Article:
NEW YORK (GenomeWeb) – After launching the tissue-directed TruSight Oncology 500 panel late last year, Illumina has now cemented a partnership that, along with potential others, will validate the firm's comprehensive sequencing assay for an eventual liquid biopsy application.
Researchers from the Molecular Characterization Laboratory at the National Cancer Institute's Frederick National Laboratory said last month that they plan to use TSO 500 to support multiple clinical studies, assessing liquid biopsy samples from up to 7,000 subjects.
The effort will include validation of a liquid biopsy version of the TSO 500 kit, as well as a number of analyses focused on variant detection in rare tumor types and on blood-tissue mutation concordance.
In an email, an Illumina representative said this week that the first customer shipment for its TSO 500 tissue assay was in early January. "We had a very successful early access program, and now we see strong momentum for the assay in tissue," the firm said.
According to Illumina, a robust interest in liquid biopsy application is following suit, which means that Frederick National Lab is not necessarily the only group that will be working to prove the technology. There may be other "potential collaborators" ahead of the launch of an official TS Oncology 500 cfDNA kit, the company's spokesperson wrote.
In its announcement of the FNL collaboration, Illumina projected a sense of caution regarding liquid biopsy, stating that it is "still in its infancy and requires additional validation to more fully demonstrate clinical utility." Responding to questions this week, however, the company clarified that these comments are specific to the question of large assays like TSO 500, and not directed at the larger field.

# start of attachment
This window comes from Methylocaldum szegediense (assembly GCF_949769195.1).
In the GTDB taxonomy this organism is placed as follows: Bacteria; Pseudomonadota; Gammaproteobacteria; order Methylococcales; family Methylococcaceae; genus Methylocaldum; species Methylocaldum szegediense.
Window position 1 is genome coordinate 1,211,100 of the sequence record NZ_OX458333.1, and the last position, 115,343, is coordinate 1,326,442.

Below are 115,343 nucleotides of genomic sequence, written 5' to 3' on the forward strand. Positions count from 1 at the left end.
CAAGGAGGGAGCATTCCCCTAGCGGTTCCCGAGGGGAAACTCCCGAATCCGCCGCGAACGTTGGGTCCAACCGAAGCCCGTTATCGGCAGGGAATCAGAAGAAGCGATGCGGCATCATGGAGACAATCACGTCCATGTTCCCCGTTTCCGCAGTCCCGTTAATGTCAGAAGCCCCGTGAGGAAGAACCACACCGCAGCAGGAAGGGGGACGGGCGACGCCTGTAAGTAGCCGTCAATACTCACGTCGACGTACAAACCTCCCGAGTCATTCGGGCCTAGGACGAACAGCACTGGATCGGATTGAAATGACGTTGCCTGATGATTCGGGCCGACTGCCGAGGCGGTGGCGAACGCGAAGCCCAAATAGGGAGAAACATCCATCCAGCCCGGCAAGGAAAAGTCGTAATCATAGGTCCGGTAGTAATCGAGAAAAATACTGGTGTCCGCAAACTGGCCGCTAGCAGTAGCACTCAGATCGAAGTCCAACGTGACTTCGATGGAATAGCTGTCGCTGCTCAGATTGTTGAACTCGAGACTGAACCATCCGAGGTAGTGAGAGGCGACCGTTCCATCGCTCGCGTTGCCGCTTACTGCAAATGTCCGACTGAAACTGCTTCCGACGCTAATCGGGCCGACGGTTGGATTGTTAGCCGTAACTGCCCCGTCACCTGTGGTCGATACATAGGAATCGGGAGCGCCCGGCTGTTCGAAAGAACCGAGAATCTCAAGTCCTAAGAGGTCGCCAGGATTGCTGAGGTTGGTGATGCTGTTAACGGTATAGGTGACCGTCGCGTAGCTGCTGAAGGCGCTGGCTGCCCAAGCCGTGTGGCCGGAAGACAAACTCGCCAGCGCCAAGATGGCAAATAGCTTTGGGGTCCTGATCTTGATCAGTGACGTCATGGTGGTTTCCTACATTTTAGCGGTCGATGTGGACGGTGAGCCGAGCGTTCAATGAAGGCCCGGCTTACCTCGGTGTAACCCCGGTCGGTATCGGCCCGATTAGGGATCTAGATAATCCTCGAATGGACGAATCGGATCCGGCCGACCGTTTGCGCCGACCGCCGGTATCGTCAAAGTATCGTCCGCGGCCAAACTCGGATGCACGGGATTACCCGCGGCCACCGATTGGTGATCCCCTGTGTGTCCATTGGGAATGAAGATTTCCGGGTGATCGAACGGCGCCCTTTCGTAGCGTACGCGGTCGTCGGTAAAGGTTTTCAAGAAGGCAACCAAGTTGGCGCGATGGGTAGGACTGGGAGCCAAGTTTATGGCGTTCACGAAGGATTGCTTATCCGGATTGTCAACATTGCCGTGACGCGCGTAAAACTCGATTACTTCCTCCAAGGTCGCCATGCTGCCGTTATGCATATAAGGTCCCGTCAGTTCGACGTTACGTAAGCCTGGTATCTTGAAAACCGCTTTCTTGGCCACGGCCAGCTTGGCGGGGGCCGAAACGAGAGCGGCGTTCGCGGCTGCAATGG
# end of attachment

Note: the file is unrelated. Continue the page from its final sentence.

Although blood-based sequencing assays are now on the market for both research and clinical customers, most profile smaller panels of genes if not single genes or mutations. Guardant Health has launched its own 500-gene assay but has limited marketing of that panel to the research community thus far. Baltimore-based Personal Genome Diagnostics has also developed 500-plus-gene assays for both tissue and blood, with plans to advance FDA-approved kit versions.
But overall, few kits have been launched so far, and most — like Thermo Fisher's Oncomine panels, Roche's Avenio kits, and others — have been limited to research use and to sub-500 gene panels.
While Illumina restricted its own comments on the state of the liquid biopsy field to the question of very large panels, the debate over the validity and utility of blood-based comprehensive sequencing tests — even the more limited assays already being marketing and sold for clinical use — continues.
In an email, a representative from the FNL team that will be working with TSO 500 cited, for example, the special article published in the Journal of Clinical Oncology last year, in which the American Society of Clinical Oncology and the College of American Pathologists issued a joint statement concluding that there is limited evidence of true clinical validity, let alone utility, for ctDNA assays outside of specific targets EGFR in lung cancer and KRAS in colorectal cancer.